In an attempt to discover more of the sci-fi genre, I am currently working my way through Peter F. Hamilton’s space opera – Great North Road. So far, a clone has been murdered, there have been many mentions of technology that I don’t quite understand and it turns out that even in the year 2143, Newcastle still has horribly cold winters.
Since the end of Part 1, the story has left Jupiter orbit and returned to Newcastle and the murder of a seemingly unidentifiable North family clone. More characters and agencies have also been introduced as well as a second seemingly identical murder case. I have to say, there is an awful lot going on in this book, so much so, that I am struggling to decide where to begin.
Previously, my main struggle with this book came with regards to what felt like the constant introduction of new technology. I found it hard to keep up with and it reminded me of the main reason that I had turned away from sci-fi books in the past: I can’t picture what is happening. With films and games, all the visuals are doing for you but with books, this is up to you. Normally, this is one of the things I love most about reading but there is something about technology and futuristic elements that makes it particularly hard to visualise. Now, however, after a week of allowing myself to not have to understand every detail, either this is starting to level off or I am just starting to get the hang of it now. The further that I get into the story, the more that a picture of how everything works is starting to come together. There are still times when I don’t understand what a character is doing with regards to tech but these times are occurring less and less. One thing that I am particularly interested in though is the e-i that all the characters seem to have. An e-i appears to be a networked computer service that has somehow been built into the human body. It allows people to check computer files and information on smart cells in their eyes, can overlay information onto a person’s surroundings and can allow people to contact each other without the need for a phone. They can also, to some extent, access other people’s e-i’s and watch their memories. I’m sure it has many other uses that are yet to be described and it’s fair to say that I don’t fully understand it or how it works yet, but I do know that I kind of want one! (I like my gadgets!)
Instead of getting confused over the futuristic setting of the book, this week, my main issue has been with the names of the characters. As I said earlier, more characters have been introduced as the story starts to get into full flow. The clones that make up the North family are split into three groups, depending on which ‘original’ clone they are descended from. All the clones descended from Augustine have a name beginning with A, all those descended from Bartram have a name beginning with B and all of those descended from Constantine have a name beginning with C. This is helpful and enables the reader to keep track of who is who and where they come from. However, what then causes confusion are the non-clone characters that also have a name beginning with A,B or C. There have been times where for an entire section of the story, I had thought that someone was a clone because of the name beginning with A. I was confused about some of the ways he was acting, it didn’t seem to fit and then I realised that he actually wasn’t a clone at all and suddenly everything slotted into place.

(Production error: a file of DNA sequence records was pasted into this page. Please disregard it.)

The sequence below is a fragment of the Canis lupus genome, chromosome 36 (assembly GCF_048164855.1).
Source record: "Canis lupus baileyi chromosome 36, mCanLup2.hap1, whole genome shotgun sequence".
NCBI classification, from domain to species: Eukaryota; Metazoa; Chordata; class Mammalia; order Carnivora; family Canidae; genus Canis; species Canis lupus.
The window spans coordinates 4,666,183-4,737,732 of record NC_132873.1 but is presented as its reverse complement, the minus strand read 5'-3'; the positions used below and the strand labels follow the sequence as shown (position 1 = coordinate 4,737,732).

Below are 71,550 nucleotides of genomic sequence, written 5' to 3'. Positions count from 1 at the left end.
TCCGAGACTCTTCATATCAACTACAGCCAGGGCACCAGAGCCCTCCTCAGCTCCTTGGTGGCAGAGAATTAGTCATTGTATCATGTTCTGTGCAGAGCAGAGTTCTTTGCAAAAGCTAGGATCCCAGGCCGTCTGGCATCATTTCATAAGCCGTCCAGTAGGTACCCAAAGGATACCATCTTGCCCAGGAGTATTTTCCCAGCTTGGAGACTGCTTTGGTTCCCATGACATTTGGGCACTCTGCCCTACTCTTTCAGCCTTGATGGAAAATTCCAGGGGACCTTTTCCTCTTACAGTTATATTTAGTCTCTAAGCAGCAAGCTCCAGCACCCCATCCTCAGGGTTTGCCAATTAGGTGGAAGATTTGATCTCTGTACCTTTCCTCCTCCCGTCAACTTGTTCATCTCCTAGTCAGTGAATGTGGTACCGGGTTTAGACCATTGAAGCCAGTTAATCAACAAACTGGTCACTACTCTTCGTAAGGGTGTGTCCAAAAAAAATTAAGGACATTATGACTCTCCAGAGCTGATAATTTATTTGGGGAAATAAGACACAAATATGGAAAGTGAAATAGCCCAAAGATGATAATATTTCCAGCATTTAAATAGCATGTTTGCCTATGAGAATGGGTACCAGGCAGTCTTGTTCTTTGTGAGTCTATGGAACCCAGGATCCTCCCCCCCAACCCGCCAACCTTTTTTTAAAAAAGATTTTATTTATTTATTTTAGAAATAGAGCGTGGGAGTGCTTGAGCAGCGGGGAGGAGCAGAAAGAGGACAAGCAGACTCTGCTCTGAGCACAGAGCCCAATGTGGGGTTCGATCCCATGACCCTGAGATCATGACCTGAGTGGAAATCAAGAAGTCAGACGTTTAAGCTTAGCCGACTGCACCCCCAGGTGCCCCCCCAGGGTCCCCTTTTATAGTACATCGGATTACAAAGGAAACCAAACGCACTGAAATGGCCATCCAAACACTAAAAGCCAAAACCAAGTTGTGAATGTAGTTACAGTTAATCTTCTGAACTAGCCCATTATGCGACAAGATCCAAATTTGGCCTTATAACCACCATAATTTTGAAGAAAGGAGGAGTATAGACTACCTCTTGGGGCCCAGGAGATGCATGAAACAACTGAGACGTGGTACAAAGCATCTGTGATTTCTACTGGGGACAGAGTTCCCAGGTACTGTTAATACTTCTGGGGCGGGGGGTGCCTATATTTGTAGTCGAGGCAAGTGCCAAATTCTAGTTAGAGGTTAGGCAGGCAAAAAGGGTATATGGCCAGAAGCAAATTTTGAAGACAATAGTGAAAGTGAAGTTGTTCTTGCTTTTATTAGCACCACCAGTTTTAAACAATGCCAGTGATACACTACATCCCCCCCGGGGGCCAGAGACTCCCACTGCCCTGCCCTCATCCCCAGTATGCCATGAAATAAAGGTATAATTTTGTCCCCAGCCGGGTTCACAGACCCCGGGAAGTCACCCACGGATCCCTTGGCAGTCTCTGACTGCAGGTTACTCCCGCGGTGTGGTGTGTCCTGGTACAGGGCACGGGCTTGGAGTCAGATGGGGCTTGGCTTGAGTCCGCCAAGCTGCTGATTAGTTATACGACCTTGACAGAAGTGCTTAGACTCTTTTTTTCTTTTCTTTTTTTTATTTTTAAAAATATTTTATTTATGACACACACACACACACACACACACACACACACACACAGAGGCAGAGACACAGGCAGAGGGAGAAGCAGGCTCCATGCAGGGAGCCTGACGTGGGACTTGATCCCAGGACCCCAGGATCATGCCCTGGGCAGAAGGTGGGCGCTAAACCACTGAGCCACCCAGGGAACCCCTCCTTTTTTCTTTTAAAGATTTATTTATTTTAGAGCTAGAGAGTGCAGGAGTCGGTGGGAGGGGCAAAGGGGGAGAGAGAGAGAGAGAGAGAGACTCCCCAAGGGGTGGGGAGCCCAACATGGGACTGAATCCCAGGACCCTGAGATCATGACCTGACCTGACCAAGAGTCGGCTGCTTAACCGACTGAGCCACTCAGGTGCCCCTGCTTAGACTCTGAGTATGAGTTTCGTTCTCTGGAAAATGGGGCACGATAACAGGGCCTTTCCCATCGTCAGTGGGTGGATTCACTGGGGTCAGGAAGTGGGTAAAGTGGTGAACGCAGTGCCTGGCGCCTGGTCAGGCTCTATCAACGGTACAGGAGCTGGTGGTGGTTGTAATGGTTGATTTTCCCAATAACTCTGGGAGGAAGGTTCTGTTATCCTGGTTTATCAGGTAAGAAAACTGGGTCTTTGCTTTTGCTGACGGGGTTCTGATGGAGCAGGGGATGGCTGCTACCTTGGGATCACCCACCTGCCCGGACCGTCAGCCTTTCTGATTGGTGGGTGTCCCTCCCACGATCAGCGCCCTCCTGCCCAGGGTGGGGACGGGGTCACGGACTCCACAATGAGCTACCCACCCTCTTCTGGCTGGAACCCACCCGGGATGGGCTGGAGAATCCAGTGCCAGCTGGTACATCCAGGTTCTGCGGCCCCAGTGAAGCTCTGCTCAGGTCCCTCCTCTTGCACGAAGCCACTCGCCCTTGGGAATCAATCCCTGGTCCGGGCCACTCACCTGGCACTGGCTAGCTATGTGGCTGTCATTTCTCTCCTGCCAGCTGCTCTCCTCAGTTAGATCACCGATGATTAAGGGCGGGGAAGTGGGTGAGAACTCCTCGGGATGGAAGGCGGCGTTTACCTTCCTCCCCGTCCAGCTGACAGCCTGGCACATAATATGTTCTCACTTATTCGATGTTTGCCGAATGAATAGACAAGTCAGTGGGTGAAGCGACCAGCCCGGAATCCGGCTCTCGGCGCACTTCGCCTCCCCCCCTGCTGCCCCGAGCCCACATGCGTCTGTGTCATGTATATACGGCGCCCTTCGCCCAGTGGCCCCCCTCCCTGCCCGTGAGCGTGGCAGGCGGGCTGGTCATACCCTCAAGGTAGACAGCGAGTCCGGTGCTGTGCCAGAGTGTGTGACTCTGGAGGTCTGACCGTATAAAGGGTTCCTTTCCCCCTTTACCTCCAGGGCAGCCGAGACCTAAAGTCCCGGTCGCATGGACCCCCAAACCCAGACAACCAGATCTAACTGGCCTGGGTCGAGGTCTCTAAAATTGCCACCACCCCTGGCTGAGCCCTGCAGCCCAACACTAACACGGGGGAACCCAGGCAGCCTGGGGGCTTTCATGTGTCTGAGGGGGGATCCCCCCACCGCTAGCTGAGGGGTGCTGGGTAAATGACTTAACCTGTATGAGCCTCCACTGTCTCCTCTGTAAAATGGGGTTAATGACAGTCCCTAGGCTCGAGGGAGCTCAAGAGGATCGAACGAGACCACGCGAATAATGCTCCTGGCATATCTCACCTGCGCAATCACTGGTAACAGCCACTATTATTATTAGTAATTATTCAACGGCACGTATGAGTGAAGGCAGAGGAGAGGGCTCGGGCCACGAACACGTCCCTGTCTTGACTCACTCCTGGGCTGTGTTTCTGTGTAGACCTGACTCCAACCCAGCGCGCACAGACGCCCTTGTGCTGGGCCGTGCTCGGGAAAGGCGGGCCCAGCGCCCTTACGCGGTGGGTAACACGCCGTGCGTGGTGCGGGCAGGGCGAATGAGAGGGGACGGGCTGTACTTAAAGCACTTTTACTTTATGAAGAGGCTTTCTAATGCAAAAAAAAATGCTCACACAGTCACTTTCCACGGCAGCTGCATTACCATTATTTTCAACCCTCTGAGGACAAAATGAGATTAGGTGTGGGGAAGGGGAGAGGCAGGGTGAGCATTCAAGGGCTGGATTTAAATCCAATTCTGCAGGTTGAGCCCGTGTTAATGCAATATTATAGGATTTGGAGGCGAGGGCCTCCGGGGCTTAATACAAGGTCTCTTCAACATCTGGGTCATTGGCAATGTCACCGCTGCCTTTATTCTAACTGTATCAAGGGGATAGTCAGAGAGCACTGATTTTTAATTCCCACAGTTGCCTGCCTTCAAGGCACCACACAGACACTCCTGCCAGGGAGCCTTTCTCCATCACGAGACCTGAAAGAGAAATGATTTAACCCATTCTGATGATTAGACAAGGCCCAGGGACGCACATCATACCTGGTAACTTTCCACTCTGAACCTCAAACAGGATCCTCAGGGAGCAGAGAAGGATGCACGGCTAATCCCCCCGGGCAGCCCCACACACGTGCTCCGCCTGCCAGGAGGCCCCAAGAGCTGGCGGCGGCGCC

All in all this week, I am finding myself slipping into this story more and more easily each time that I open the book. The introduction of a previous identical murder with a suspect having already been convicted is an excellent addition to an already intriguing case. As an avid fan of crime and mystery fiction, I am also enjoying the fact that because of the science fiction elements and setting of the story, there is no way for me to predict what is going to happen or who is actually responsible. It is just as likely to be some alien creature from another planet as it is to be the slightly quiet character who hangs around on the side lines. it’s wonderful to have a story that is genuinely new and refreshing to you. The characters are also continuing to grow on me; there are those that I am happy to see and those whose arrival makes me groan.
Great North Road is making me wish that I had delved into the science fiction genre long before now. Last week, I was worried at how long this book is, thinking that I would never be able to get through it. Now I’m glad because it means I have many nights of discovery ahead of me.